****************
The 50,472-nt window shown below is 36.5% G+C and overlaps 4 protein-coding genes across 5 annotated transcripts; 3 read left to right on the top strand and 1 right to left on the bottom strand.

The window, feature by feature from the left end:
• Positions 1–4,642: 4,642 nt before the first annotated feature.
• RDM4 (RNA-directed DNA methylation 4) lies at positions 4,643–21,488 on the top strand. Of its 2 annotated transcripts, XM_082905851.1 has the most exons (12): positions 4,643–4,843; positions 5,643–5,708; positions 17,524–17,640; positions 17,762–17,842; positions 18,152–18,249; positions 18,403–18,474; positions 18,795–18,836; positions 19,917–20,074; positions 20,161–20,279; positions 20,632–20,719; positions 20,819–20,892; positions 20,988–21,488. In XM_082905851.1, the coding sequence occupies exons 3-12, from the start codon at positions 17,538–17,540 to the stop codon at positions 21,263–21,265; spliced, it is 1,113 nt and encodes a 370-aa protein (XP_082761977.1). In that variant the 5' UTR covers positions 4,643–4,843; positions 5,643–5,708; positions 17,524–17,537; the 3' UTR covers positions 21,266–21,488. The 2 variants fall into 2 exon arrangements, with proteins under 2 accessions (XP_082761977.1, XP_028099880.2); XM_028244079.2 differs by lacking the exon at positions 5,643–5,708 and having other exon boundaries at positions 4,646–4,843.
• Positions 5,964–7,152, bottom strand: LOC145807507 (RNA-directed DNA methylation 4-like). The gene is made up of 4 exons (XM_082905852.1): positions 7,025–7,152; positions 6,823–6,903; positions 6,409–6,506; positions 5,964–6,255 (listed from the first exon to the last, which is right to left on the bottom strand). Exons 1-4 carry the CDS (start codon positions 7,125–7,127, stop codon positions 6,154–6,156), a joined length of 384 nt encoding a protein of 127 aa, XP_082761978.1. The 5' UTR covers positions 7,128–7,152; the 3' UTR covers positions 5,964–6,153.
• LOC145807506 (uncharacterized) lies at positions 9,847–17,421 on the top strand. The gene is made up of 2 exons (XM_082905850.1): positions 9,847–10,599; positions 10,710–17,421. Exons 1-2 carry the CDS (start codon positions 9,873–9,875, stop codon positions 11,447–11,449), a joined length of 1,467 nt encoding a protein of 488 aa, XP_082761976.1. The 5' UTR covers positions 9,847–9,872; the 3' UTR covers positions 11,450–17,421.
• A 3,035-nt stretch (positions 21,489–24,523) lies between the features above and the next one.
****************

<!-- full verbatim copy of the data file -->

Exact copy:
The 50,472-nt window shown below is 36.5% G+C and overlaps 4 protein-coding genes across 5 annotated transcripts; 3 read left to right on the top strand and 1 right to left on the bottom strand.

The window, feature by feature from the left end:
• Positions 1–4,642: 4,642 nt before the first annotated feature.
• RDM4 (RNA-directed DNA methylation 4) lies at positions 4,643–21,488 on the top strand. Of its 2 annotated transcripts, XM_082905851.1 has the most exons (12): positions 4,643–4,843; positions 5,643–5,708; positions 17,524–17,640; positions 17,762–17,842; positions 18,152–18,249; positions 18,403–18,474; positions 18,795–18,836; positions 19,917–20,074; positions 20,161–20,279; positions 20,632–20,719; positions 20,819–20,892; positions 20,988–21,488. In XM_082905851.1, the coding sequence occupies exons 3-12, from the start codon at positions 17,538–17,540 to the stop codon at positions 21,263–21,265; spliced, it is 1,113 nt and encodes a 370-aa protein (XP_082761977.1). In that variant the 5' UTR covers positions 4,643–4,843; positions 5,643–5,708; positions 17,524–17,537; the 3' UTR covers positions 21,266–21,488. The 2 variants fall into 2 exon arrangements, with proteins under 2 accessions (XP_082761977.1, XP_028099880.2); XM_028244079.2 differs by lacking the exon at positions 5,643–5,708 and having other exon boundaries at positions 4,646–4,843.
• Positions 5,964–7,152, bottom strand: LOC145807507 (RNA-directed DNA methylation 4-like). The gene is made up of 4 exons (XM_082905852.1): positions 7,025–7,152; positions 6,823–6,903; positions 6,409–6,506; positions 5,964–6,255 (listed from the first exon to the last, which is right to left on the bottom strand). Exons 1-4 carry the CDS (start codon positions 7,125–7,127, stop codon positions 6,154–6,156), a joined length of 384 nt encoding a protein of 127 aa, XP_082761978.1. The 5' UTR covers positions 7,128–7,152; the 3' UTR covers positions 5,964–6,153.
• LOC145807506 (uncharacterized) lies at positions 9,847–17,421 on the top strand. The gene is made up of 2 exons (XM_082905850.1): positions 9,847–10,599; positions 10,710–17,421. Exons 1-2 carry the CDS (start codon positions 9,873–9,875, stop codon positions 11,447–11,449), a joined length of 1,467 nt encoding a protein of 488 aa, XP_082761976.1. The 5' UTR covers positions 9,847–9,872; the 3' UTR covers positions 11,450–17,421.
• A 3,035-nt stretch (positions 21,489–24,523) lies between the features above and the next one.